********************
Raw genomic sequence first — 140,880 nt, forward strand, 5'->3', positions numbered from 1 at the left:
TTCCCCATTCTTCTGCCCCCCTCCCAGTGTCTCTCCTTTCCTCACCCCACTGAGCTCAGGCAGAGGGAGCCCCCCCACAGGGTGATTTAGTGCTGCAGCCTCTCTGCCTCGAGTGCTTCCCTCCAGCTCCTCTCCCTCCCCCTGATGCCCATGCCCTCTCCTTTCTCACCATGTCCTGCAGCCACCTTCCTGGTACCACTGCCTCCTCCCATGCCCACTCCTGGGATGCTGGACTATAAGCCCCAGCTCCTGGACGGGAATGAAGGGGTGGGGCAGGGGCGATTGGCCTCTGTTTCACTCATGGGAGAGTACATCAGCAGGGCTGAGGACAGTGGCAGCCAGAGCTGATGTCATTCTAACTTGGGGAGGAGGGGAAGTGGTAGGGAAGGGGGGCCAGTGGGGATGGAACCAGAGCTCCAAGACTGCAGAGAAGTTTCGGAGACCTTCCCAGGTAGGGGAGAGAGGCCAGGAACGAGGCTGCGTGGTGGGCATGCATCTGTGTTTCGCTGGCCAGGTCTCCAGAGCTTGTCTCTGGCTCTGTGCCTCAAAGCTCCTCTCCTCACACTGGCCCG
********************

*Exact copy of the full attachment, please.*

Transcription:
Raw genomic sequence first — 140,880 nt, forward strand, 5'->3', positions numbered from 1 at the left:
TTCCCCATTCTTCTGCCCCCCTCCCAGTGTCTCTCCTTTCCTCACCCCACTGAGCTCAGGCAGAGGGAGCCCCCCCACAGGGTGATTTAGTGCTGCAGCCTCTCTGCCTCGAGTGCTTCCCTCCAGCTCCTCTCCCTCCCCCTGATGCCCATGCCCTCTCCTTTCTCACCATGTCCTGCAGCCACCTTCCTGGTACCACTGCCTCCTCCCATGCCCACTCCTGGGATGCTGGACTATAAGCCCCAGCTCCTGGACGGGAATGAAGGGGTGGGGCAGGGGCGATTGGCCTCTGTTTCACTCATGGGAGAGTACATCAGCAGGGCTGAGGACAGTGGCAGCCAGAGCTGATGTCATTCTAACTTGGGGAGGAGGGGAAGTGGTAGGGAAGGGGGGCCAGTGGGGATGGAACCAGAGCTCCAAGACTGCAGAGAAGTTTCGGAGACCTTCCCAGGTAGGGGAGAGAGGCCAGGAACGAGGCTGCGTGGTGGGCATGCATCTGTGTTTCGCTGGCCAGGTCTCCAGAGCTTGTCTCTGGCTCTGTGCCTCAAAGCTCCTCTCCTCACACTGGCCCG